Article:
“For 25 cents, you get to see the last blank space on the map.”
Bolstered by the usual myths that seafarers employ, Skull Island still strikes fear into the hearts of Englehorn's crew, among them Andy (Gollum) Serkis as the gruffly great Lumpy the cook, who looks like a cross between a First War mercenary and a dockland brawler, Jamie Bell as the idealistic young Jimmy and Evan Parke as the staunch-but-protective First Mate and ex-soldier Hayes. Jackson's version certainly probes these characters a lot more than the original crew, who were, let's face it, just disposable dino-fodder who scurried about the jungle with about as much lifespan as the red-jerseyed crew aboard the Starship Enterprise, and this is dealt with during the lengthy voyage to the island section that so many people thought interminable. Yes, it is the long haul of the movie and one that Jackson, no doubt, believed would have us investing in the new brood. However, barring some nicely judged comical asides with Kyle Chandler's vain “movie star” Bruce Baxter and Lumpy's rough 'n' ready bruiser - love that porridge and shaving combo - these intentions may have been a little ill-conceived, considering that the plot will effectively jettison most of its cast once New York is back in the frame. The bond between Jimmy (who is reading the rather “obvious” literary classic of Joseph Conrad's Heart Of Darkness) and Hayes is especially regrettable as, despite all the scenes of them together in a heartfelt pseudo father/son relationship, the plot strand goes nowhere and is stippled with some sadly hackneyed dialogue. Thomas Kretschmann makes a wonderful Captain Englehorn though, whose itchy trigger-finger certainly comes in very handy during some tense encounters. There is a great little in-joke during this segment featuring a snappy reference to Jackson's own riotous splatter-fest Brain Dead - check out the species named on one of those cages in the cargo hold.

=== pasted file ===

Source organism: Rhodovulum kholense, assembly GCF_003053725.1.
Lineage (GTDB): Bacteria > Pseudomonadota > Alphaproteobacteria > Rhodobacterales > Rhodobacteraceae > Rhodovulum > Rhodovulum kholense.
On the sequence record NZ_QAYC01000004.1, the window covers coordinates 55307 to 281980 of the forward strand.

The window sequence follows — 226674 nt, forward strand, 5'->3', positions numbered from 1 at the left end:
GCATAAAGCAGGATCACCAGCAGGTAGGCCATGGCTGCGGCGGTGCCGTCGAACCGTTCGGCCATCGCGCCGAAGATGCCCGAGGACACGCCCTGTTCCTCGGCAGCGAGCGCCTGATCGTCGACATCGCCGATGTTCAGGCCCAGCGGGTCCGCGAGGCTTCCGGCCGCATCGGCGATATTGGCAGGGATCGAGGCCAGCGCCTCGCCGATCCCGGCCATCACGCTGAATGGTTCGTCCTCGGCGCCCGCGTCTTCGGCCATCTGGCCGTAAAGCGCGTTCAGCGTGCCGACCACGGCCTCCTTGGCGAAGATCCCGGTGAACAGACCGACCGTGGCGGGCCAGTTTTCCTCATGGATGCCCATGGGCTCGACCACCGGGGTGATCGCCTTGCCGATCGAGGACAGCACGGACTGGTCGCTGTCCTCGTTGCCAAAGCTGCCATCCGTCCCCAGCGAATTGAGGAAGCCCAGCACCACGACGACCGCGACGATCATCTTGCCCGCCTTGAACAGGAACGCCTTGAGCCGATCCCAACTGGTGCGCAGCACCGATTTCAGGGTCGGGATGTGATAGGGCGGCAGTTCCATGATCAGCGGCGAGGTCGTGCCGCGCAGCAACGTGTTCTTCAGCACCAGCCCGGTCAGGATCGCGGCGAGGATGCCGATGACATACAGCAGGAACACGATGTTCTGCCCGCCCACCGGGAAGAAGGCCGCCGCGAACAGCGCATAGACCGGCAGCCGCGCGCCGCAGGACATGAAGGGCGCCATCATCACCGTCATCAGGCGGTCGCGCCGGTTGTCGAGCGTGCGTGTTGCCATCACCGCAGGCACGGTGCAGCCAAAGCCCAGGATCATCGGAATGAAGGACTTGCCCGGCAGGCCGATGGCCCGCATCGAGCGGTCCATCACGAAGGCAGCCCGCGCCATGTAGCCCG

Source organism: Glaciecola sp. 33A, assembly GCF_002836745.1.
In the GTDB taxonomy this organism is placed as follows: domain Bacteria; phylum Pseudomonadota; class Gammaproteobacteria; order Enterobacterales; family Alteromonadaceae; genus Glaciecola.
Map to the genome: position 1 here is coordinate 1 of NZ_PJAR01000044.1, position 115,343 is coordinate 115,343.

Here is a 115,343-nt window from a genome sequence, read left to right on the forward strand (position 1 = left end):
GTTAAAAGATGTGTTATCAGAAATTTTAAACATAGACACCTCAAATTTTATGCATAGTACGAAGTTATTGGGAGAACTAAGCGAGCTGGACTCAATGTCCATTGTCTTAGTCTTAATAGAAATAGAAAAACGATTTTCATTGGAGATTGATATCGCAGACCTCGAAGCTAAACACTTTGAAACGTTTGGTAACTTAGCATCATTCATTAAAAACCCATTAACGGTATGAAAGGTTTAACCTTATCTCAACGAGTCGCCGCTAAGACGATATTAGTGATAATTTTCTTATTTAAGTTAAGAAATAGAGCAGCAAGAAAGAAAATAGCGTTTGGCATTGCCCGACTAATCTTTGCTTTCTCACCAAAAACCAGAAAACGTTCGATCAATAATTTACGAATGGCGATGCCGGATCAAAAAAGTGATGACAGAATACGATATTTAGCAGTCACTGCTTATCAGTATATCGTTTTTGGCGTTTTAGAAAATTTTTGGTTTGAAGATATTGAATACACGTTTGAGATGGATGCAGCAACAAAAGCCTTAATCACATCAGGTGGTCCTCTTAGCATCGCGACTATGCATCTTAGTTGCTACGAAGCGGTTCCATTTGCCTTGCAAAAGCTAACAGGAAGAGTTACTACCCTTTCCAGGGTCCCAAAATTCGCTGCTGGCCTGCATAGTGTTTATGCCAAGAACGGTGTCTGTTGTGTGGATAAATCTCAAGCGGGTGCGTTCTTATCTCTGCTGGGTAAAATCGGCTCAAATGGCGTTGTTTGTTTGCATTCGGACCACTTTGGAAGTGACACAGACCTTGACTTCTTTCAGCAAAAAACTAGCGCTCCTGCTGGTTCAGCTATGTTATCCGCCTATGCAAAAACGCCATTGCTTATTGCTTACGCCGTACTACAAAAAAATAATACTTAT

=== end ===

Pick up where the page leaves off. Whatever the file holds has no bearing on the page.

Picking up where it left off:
“Check the stars.”
“There are no stars, Cap'n.”
The thing about all this build-up is that, once we land on the incredibly hostile Skull Island, we cue into a very abrupt and nasty new mood, and one that very swiftly turns the old school adventure yarn into a violent and frightening culture clash. Once the Venture nudges through the fog and gets bashed about against the spiky, prehistoric rock formations that ring the island - look at the amazing faces carved by an ancient civilisation into the jagged edifices - all bets are off. Now, we have spear and club-wielding Skull Island natives that are truly ferocious and only take prisoners if they then intend to sacrifice them to whatever lives behind that massive wall they shelter beneath. Sadly, after their great introduction, the tribe will be forgotten - an element that even Dino's Jessica Lange outing remembered to sign off, with the marvellously eloquent shot of them bowing before their fallen God. But, of course, this middle section is the one that we have all been waiting for and, man, does it deliver in all other respects! The veritable avalanche of spectacular imagery that Jackson hurls at you just demands repeat viewing. There's just so much going on that the odd lull in the action is actually a blessing. The pole-vaulting native snatch-squad that seize Ann during a typhoon; the powerfully intense, almost voodoo-style sacrificial ceremony that is wildly akin to some kind of evening entertainment that a band a orcs would cook up (the bone-punctured natives even resemble a mob of underfed Uruk-hai); Kong's arrival to the flame-spewing, drum-beating summons and his roaring flight back into the jungle with his new plaything clutched in his mighty paw; the brontosaurus stampede that sees men stomped underfoot or pummelled against canyon walls; the seminal log-twisting descent into the steaming abyss of the infamous bug-pit; and Kong's calamitous decision to pursue his new friend into the vile clutches of the gas bomb-hurling, harpoon-firing ambush. With more incident packed into this middle act than languished within the entire duration of many of last year's so-called blockbusters, King Kong hits the adrenal accelerator without mercy. And I haven't even started on the monumental V-Rex smackdown yet.
“You're the star of this picture - get in character and head towards the animals.”